Nearly three dozen senators on Wednesday urged the Obama administration to move quickly and make simultaneous decisions on a host of proposals to broadly export liquefied natural gas harvested in the United States.
The push unites 23 Republicans — including Texans John Cornyn and Ted Cruz — as well as 11 Democrats who represent gas-producing states eager to find a new market for the bounty.
“The world is hungry for U.S. natural gas,” the group said in a letter Wednesday to Energy Secretary Ernest Moniz. But, the senators warned, “the timeline for considering these applications may jeopardize our ability to retain a competitive position against other natural gas exporting nations who are also working diligently to export LNG.”
So far, the Energy Department has reached a decision on just two applications to export natural gas to countries that do not have free-trade agreements with the United States: Cheniere Energy and Freeport LNG. But 15 other applications are waiting in line, with proposals to export as much as 29 billion cubic feet of natural gas to non-free-trade partners.
The Energy Department took a nearly two-year timeout to study the economics of the issue after giving conditional export approval to Houston-based Cheniere in May 2011. After approving Freeport’s export license in May, Energy Department officials have signaled that it could take about two months to review each of the remaining applications, with decisions trickling out roughly every six to 10 weeks.
But for gas producers, companies proposing liquefaction facilities and their congressional allies, that is too long to wait.
“There is a global race for market share underway,” the senators told Moniz in their letter. “American competitors have been at a disadvantage for the past year and a half because the Department of Energy has delayed action on pending applications.”
The senators suggested that the Energy Department abandon its case-by-case review of each application and instead make decisions on a bulk of applications at once.
“Will you consider increasing the speed at which you make decisions on these applications?” the group asked. “Will you also consider evaluating multiple permit applications during the next rounds of consideration?”
An Energy Department spokesman could not immediately be reached for reaction.
Obama administration officials have already rejected another proposal advanced by the senators: that the Energy Department do a better job of prioritizing the projects “that have clearly established they are commercially viable.”
The Energy Department already took a stab at that. In December, it set an order for reviewing the applications that had already been filed, by giving preference to companies that also had launched an expensive and separate process with the Federal Energy and Regulatory Commission.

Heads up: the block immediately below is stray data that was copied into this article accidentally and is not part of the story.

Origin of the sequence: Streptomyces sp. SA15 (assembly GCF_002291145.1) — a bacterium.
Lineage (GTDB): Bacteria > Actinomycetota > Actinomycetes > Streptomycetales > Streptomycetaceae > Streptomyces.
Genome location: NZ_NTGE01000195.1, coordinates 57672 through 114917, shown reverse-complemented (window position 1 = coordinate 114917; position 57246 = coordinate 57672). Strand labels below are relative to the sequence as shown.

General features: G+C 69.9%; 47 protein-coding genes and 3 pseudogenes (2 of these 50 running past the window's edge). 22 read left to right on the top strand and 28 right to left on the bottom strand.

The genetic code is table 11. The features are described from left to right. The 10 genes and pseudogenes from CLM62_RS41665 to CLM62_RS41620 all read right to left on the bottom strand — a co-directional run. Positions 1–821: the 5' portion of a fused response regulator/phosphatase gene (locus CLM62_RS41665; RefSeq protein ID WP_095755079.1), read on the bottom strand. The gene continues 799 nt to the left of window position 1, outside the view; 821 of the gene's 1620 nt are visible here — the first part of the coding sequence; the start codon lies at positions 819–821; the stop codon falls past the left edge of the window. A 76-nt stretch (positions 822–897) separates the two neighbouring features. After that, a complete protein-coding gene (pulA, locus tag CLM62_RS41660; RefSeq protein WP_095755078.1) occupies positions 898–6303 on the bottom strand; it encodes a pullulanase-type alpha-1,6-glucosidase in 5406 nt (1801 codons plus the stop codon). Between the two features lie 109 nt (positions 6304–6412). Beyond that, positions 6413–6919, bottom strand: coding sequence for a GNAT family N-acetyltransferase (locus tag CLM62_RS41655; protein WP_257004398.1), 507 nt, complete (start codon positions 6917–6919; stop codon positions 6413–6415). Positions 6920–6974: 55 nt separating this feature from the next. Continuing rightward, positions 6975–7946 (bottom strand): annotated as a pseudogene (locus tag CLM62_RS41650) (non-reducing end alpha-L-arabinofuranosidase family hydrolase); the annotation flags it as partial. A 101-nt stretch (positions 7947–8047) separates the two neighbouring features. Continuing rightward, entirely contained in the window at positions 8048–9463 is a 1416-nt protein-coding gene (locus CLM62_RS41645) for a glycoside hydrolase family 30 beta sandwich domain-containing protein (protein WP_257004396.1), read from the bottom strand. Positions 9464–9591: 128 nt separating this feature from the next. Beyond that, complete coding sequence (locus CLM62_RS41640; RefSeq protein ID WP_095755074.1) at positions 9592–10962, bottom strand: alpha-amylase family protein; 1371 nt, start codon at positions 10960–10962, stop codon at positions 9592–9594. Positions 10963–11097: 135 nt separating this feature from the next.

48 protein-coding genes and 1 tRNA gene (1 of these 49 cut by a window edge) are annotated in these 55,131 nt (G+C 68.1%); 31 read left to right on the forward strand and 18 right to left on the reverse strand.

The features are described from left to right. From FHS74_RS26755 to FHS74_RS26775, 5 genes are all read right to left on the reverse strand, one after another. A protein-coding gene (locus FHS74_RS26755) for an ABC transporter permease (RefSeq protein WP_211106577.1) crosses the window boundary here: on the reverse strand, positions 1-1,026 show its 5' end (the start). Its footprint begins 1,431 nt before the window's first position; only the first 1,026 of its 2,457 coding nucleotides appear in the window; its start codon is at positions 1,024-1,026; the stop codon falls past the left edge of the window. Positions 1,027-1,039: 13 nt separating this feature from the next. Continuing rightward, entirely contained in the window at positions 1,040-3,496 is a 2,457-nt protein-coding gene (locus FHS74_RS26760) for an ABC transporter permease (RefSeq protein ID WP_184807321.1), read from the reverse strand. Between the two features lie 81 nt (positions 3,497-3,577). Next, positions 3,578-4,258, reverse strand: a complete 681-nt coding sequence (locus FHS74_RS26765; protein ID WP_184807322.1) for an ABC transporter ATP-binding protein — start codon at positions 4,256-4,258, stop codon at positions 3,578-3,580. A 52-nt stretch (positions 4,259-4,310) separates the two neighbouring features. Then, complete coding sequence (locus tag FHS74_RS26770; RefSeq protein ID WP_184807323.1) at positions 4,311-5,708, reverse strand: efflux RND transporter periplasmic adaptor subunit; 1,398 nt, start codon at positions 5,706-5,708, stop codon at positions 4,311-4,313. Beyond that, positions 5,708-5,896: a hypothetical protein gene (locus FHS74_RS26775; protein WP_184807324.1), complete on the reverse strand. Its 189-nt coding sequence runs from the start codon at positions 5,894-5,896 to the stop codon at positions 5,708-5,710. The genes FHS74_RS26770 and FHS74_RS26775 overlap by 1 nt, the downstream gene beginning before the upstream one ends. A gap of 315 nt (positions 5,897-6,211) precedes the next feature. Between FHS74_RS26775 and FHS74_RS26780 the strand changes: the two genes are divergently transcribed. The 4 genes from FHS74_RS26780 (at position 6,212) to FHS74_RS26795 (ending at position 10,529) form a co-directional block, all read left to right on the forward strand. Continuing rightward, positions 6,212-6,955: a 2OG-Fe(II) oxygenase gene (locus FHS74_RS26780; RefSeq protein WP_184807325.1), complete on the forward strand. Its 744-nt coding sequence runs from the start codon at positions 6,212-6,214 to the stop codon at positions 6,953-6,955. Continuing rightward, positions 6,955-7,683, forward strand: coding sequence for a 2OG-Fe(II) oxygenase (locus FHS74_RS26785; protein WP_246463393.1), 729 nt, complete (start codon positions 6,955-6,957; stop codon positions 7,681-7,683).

While the Energy Department vets the export applications individually; FERC’s role is evaluating the physical facilities. Both approvals are required.
The goal in prioritizing applications already in process at FERC, said Christopher Smith, the acting assistant secretary for fossil energy, was to give earlier consideration to projects that have started spending “serious sums of money.” That, in essence, was the Energy Department’s test of viability. Smith said it was designed to allow some “fairness” and give transparency to the review process.
But some groups — including the Center for Liquefied Natural Gas — say the December ranking plan is flawed. CLNG president Bill Cooper said the order of precedence already violates federal administrative law.
Reshuffling the order again — especially for already filed applications — could open up the review process to more regulatory challenges. And Energy Department lawyers already are bracing for litigation surrounding their decisionmaking.
Existing federal law creates a rebuttable presumption that natural gas exports to nations that aren’t U.S. free-trade partners are in the public interest.
But critics of expanded natural gas exports — including some large industrial users of the fossil fuel — say more foreign sales could cause the domestic price to climb, hiking energy bills for manufacturing plants as well as households. Manufacturers who use the fossil fuel as a building block for plastics and chemicals also say higher prices could blunt a competitive advantage that has spurred them to move facilities to the United States.